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Saturday 30 September 2023 Dublin: 17°C
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Air policing deal between Ireland and UK signed off without ministerial signature
Controversy broke out last week as opposition TDs asked for clarity on the supposed deal with the RAF.

TWO SENIOR CIVIL servants were involved in the last update to a deal that allows RAF aircraft access to Irish airspace but there was no ministerial input, The Journal has learned.

Sources with a knowledge of the memorandum of understanding said that the last renewal of the deal was in 2016 when a senior official from the Department of Defence and another from the Irish Aviation Authority signed the document.

The understanding has been in place since the 1950s.

It is understood that the deal is less a direct clearance for military intervention and rather a deal which permits British military flights into Irish airspace with communication between both Governments.

In September last year, The Journal revealed that Senator Gerard Craughwell was suing the Government in an effort to compel it to state whether a deal exists with the UK which allows for the interception of rogue aircraft over Ireland.

It has been claimed by the Senator and other defence sources that a memorandum was signed with the British to provide a jet fighter response to incoming suspicious aircraft.

Tanaiste Micheál Martin, the Minister for Defence and Foreign Affairs, denied last week that Ireland depends on the agreement for adequate policing of airspace. He claimed reporting of the issue by the Irish Times was inaccurate. However, he refused to explain further – citing a policy to not comment on national security issues. 

The Irish Times report, which led to the Dáil discussion, outlined how concerns about the so-called secret arrangement had been raised by ministers and military officers over the years.  

Our own reporting has established that a deal regarding air policing exists – both from civilian, political and security sources. 

Sources have suggested that the lack of ministerial input could be designed to give a “plausible deniability” about its existence. 

‘International partners’

Taoiseach Leo Varadkar said in the Dáil that Ireland does depend on international partners to assist in national security measures. 

The UK is not the only country to benefit from an agreement allowing flyover permission for military planes – the US are also permitted to fly unarmed aircraft across Irish airspace unchecked.

Sources have said that the US agreement was tested some years ago when a cargo aircraft flew over Europe – it is not known if the aircraft entered Irish airspace. The sources said the aircraft wasn’t alone and two armed stealth aircraft were flying in close formation.

On that occasion, a jet from neutral Austria was sent up to inspect the aircraft and it was then that the fighter jets were discovered.   

The latest statistics, available on the Department of Defence website, show that in March two requests were received for overflights by British aircraft.

In the same period, 52 US military aircraft landing requests were received with zero overflights recorded.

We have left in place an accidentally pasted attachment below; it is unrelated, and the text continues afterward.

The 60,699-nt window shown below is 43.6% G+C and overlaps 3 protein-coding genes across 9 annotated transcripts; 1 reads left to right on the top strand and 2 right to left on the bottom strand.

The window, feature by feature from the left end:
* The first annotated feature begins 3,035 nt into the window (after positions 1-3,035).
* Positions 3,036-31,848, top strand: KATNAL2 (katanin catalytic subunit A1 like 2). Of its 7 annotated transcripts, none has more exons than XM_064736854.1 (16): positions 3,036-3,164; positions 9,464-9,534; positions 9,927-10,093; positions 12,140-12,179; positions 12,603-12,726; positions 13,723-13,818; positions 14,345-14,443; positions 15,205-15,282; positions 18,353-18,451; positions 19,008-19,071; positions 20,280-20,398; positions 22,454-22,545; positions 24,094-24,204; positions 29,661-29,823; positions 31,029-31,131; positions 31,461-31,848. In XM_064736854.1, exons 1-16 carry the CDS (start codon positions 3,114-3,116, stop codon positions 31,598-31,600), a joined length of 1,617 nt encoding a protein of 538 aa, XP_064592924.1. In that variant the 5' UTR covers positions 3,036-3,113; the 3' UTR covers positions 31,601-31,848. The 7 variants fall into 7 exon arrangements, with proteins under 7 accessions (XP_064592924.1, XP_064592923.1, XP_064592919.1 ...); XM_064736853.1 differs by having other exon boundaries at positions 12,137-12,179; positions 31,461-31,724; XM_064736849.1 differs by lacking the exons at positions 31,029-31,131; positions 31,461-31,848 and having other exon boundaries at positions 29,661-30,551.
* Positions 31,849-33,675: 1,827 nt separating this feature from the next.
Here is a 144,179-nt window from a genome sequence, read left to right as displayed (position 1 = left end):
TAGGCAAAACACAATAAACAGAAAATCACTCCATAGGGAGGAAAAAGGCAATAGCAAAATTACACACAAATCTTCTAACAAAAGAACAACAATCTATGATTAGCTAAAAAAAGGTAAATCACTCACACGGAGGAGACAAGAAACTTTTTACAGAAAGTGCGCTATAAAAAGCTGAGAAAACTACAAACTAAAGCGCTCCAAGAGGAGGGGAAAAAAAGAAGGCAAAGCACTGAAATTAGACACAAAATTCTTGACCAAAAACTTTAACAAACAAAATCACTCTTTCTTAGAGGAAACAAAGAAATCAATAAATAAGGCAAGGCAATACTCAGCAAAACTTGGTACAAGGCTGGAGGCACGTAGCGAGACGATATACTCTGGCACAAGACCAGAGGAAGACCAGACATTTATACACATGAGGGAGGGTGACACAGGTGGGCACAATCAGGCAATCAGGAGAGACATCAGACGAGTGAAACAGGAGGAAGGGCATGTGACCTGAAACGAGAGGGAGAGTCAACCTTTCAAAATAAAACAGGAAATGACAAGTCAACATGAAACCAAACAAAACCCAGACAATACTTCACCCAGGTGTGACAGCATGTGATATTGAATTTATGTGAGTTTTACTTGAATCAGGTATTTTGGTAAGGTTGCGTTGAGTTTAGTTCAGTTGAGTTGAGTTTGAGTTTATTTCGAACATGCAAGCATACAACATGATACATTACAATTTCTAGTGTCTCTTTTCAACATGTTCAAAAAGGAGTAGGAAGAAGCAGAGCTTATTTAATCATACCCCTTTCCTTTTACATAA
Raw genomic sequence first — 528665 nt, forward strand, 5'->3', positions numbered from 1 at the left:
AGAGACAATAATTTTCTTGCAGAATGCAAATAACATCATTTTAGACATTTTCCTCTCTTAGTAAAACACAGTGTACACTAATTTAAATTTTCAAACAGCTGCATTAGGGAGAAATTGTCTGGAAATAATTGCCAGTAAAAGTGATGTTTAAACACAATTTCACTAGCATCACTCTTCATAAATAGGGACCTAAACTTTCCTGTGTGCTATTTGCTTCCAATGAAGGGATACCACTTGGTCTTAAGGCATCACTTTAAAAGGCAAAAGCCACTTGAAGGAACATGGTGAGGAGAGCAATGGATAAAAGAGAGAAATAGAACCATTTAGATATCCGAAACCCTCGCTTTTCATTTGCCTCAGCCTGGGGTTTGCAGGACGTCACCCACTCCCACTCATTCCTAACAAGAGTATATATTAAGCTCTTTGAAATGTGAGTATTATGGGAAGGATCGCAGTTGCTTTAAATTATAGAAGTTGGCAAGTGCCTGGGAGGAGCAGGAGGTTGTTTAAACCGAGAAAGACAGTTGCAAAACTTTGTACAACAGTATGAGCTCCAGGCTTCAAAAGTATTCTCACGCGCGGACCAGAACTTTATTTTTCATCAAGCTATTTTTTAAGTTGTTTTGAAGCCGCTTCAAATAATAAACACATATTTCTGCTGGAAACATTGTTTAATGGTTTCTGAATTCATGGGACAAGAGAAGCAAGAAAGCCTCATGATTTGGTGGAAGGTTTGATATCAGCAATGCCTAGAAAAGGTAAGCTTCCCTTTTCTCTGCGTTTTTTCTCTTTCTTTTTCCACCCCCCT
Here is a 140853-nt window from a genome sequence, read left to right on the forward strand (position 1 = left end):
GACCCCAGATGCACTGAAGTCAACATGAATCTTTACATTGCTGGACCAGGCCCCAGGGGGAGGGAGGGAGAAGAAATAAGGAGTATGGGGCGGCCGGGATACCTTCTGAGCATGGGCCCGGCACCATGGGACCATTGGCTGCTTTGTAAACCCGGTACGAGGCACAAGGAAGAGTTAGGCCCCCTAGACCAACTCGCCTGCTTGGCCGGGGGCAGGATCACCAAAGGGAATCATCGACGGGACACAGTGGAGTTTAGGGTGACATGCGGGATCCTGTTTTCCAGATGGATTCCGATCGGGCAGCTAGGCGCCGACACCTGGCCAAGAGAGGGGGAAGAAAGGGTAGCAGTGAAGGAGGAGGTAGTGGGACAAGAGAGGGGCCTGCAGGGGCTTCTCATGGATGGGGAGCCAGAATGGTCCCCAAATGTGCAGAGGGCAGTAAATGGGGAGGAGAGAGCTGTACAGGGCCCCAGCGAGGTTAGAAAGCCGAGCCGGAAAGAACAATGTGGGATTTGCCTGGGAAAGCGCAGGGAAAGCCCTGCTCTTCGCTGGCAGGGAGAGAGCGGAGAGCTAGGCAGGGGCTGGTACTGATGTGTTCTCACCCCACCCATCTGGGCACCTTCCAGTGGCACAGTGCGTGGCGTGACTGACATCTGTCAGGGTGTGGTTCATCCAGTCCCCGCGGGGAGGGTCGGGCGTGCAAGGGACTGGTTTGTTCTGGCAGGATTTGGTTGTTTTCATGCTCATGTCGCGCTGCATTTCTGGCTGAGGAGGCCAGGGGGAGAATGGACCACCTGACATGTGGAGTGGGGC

The statistics do not show any overflight data listed for the UK in February and, in January, the British made two overflight requests and had one landing request cancelled. For its part, the United States had 40 landing requests and 39 overflights documented. 

There are a large number of other countries recorded on that list including Italy, Poland and Hungary. Egypt, Kuwait and Japan were also on the list. 

The DOD website explains how these overflights work and it makes particular reference to the fact that under the Air Navigation (Foreign Military Aircraft) Order, 1952, the Minister for Foreign Affairs has the “primary responsibility for the regulation of activity by foreign military aircraft in Ireland and in Irish airspace”. 

“The Order provides that no foreign military aircraft shall fly over, or land in, the State without the express invitation or permission of the Minister. It further provides that the aircraft shall comply with such stipulations as the Minister may make,” the document states. 

The document also states that requests for permission for foreign military aircraft to land in or overfly Ireland must ensure the flight is unarmed; that it carries no arms, ammunition or explosives; and that it will not engage in intelligence gathering.

The applications must also specify that the flights do not form part of a military exercise or operation. 

“These conditions are applied to ensure compatibility with Ireland’s traditional policy of military neutrality, which is characterised by non-membership of military alliances,” the document states. 

The document also states that, in the case of US military aircraft, under an arrangement dating from 1959, overflights are permitted without prior notification, on condition that the aircraft are unarmed, carry only cargo and passengers, and comply with navigational requirements.

The DOD outlines that if US military aircraft do not meet the criteria, blanket clearance is not permitted.

Sources have said that there is no scope for Irish aircraft to routinely visually inspect those aircraft while in flight. 

It is understood that the agreement document between Ireland and the UK was shown to senior military officers about eight years ago. 

The Department of Defence referred our query to the Department of Foreign Affairs (DFA). 

A DFA spokesperson said: “The Government’s consistent approach is that we do not comment on national security but policies are conducted with full respect for Irish sovereign decision-making authority and for Ireland’s policy of military neutrality.”

A statement has been requested from the Irish Aviation Authority.

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